Welcome to my stop on the Tattoo Thief Blog Tour hosted by InkSlinger PR. For today's stop, I've got an awesome guest post by Heidi Joy Tretheway to share with all of you as well as the tour wide giveaway, so do not go anywhere because there's a lot of epic going on here! Let's get to it!
About the book:
Tattoo Thief, #1)
Author: Heidi Joy Tretheway
Release date: October 6, 2013
22-year-old Beryl doesn't know why Gavin Slater trashed his penthouse, abandoned his dog and fled the country. But as his house sitter, she must pick up the pieces for the front man of the white-hot rock band Tattoo Thief.
When ultra-responsible Beryl confronts the reckless rock star, she wants to know more than just what to do with his mess. Why is he running? What’s he searching for? And is he responsible for the death of his muse?
New York newbie Beryl must find her footing in Gavin’s crazy world of the ultra-wealthy to discover her own direction and what can bring him back.
Steamy, sassy and tender, Tattoo Thief is a story of breaking from a comfort zone to find a second chance.
Even though I’ve written in three different genres, there’s a common thread in every book: the heroines are all feisty. In Tattoo Thief, you’ll meet two feisty young women, the narrator, Beryl, and her best friend (though some might call her a frenemy), Stella.
I write about these women because too often, I read women characters who are wimps, wallflowers and pushovers. They’re waiting for a prince (or a billionaire, or a movie star, or some other impossibly unattainable guy) to save them.
And I call BS on that. I want a relatable heroine, and I can’t relate to someone content to be pushed and molded at the whims of some guy. I find myself shouting at my Kindle, “Grow a spine, sister!”
In Tattoo Thief, Beryl is feisty, but she’s also fragile. She connects with Gavin because “he’s broken, and I think he gets what’s broken in me.” Still, she doesn’t need Gavin to rescue her. I like her strength in not only working herself out of difficult situations but also calling Gavin on his poor choices. She tells him to “man up,” rather than deferring to his fame and status.
And I think there’s nothing more attractive than a man who mans up.
I love writing New Adult fiction because the characters make so many bad decisions that it’s ripe for conflict and chaos, as well as for personal growth, challenge and change. In their early twenties, characters are experiencing their highest highs and lowest lows without the benefit of perspective that later years bring.
A key theme in Tattoo Thief is leaving your comfort zone—for Beryl, it literally means leaving her sleepy hometown. For Gavin, it means standing his ground rather than running when things get tough. Here’s a short segment of a chat between Gavin and Beryl when she pushes him to take responsibility:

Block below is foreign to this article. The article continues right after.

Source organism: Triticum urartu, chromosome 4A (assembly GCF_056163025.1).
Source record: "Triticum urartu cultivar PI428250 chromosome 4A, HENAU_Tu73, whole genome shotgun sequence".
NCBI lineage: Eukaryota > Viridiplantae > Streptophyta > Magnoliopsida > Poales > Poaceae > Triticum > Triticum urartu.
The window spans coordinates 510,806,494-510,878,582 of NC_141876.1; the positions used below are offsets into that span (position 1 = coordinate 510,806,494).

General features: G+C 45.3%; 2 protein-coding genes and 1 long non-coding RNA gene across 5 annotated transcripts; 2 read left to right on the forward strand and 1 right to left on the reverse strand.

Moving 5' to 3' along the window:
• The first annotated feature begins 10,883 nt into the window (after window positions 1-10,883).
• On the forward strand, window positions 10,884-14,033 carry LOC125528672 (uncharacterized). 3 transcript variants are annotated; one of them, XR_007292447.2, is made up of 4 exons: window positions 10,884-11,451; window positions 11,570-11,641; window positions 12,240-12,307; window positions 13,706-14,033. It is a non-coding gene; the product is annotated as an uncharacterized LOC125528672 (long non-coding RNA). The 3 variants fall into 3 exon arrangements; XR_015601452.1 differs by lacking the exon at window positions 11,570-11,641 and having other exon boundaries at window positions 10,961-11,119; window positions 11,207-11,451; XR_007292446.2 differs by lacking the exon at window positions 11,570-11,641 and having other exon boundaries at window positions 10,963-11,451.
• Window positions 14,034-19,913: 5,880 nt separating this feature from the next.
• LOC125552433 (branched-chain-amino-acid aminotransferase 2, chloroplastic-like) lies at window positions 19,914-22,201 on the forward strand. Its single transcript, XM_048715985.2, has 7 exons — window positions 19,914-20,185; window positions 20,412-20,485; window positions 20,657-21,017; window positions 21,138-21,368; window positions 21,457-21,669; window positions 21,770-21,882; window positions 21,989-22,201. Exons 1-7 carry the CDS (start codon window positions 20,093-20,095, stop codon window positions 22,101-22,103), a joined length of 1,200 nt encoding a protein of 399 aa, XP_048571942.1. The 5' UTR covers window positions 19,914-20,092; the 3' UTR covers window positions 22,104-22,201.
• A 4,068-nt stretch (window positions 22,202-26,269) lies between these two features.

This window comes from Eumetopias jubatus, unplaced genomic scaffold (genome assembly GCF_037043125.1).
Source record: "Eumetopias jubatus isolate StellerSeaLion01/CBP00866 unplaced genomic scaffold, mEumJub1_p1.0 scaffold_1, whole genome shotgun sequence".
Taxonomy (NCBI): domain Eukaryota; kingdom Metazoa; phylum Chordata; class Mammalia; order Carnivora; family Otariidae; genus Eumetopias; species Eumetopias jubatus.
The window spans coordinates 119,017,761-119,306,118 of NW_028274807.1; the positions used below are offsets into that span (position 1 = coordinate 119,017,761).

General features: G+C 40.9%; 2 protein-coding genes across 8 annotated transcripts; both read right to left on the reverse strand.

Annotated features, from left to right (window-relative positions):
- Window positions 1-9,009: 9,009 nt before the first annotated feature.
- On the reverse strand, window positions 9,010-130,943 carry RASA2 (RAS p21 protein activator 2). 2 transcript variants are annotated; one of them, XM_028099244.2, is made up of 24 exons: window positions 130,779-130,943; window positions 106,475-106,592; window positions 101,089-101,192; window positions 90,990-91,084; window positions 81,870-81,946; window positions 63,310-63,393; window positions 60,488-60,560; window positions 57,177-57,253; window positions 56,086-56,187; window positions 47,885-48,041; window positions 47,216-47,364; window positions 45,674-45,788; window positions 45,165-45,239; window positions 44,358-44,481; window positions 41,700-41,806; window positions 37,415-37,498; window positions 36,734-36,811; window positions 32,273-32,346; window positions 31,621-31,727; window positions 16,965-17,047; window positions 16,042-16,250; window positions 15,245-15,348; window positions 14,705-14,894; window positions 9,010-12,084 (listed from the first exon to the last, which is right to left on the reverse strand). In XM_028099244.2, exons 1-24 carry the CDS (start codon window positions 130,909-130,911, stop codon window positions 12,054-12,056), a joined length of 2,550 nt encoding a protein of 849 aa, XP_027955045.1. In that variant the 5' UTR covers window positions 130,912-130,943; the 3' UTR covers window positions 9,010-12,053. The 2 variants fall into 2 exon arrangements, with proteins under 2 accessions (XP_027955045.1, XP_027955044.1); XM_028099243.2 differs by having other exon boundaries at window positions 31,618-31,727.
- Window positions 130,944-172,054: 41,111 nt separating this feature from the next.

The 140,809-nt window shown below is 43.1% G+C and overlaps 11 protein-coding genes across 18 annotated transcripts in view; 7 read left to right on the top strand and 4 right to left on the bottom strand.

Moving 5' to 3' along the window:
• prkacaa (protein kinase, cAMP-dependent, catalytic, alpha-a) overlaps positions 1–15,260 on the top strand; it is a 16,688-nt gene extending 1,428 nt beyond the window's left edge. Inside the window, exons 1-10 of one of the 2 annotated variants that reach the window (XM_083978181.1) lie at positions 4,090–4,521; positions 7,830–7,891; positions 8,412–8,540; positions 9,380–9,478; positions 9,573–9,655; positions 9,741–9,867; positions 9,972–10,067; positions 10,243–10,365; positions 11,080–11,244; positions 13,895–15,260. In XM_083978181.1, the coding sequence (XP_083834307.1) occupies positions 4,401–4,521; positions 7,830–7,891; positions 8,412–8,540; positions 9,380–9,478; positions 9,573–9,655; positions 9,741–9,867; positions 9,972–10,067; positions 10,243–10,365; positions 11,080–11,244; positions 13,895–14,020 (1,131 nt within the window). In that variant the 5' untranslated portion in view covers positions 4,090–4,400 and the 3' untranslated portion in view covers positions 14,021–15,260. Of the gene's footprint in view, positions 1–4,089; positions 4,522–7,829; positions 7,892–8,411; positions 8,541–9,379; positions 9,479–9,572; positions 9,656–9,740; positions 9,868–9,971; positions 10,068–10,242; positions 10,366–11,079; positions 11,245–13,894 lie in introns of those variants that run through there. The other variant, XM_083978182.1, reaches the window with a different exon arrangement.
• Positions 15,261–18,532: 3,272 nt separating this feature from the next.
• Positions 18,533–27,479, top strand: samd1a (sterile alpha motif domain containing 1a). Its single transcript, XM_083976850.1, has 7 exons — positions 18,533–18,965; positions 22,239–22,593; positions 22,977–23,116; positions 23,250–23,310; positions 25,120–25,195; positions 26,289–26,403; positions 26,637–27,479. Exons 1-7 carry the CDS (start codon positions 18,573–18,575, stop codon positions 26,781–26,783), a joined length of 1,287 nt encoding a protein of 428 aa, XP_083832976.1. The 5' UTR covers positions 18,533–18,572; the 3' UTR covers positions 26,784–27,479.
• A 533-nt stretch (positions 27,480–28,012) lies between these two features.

Me: You’ve accomplished a lot. But now you’re running away from it all.
Gavin: I told you, it’s complicated. Stop pushing me!
Me: I’m sorry. See? I’m already disappointing you.
Gavin: You just don’t know what it’s like.
Me: Dude. Don’t play the pity card. That’s beneath you.
Gavin: Play a card? This is real life, Beryl. You don’t understand the kind of pressure I’m under. How much I needed Lulu to help me and how things got so fucked up when she died.
Me: Maybe you need a friend to give it to you straight, even if you don’t want to hear it. Cut the crap, Gavin. Own what happened. Everything you did or didn’t do. Don’t explain it away like, “You don’t understand,” or, “I was under so much pressure.” Own that shit!
Gavin: I’ve heard enough.
This scene is a breaking point—Beryl stands her ground as Gavin’s equal, rather than being a fan or an employee. It’s also the point when Gavin’s fight or flight response is triggered most intensely.
Tattoo Thief is a story of second chances, and I believe that characters that make terrible decisions can be redeemed—if they earn it. I’ll let you read Tattoo Thief to find out what Gavin does next, and if he can earn our forgiveness.
About the author:
Heidi’s obsessed with storytelling. Her career includes marketing, journalism, and a delicious few years as a food columnist. Media passes took her backstage with several rock bands, where she learned that sometimes a wardrobe malfunction is exactly what the rock star intends.
You’ll most often find Heidi Joy with her husband and two small kids cooking, fishing, exploring the Northwest, and building epic forts in their living room.
Connect with Heidi Joy Tretheway: Blog | Facebook | Twitter | Goodreads
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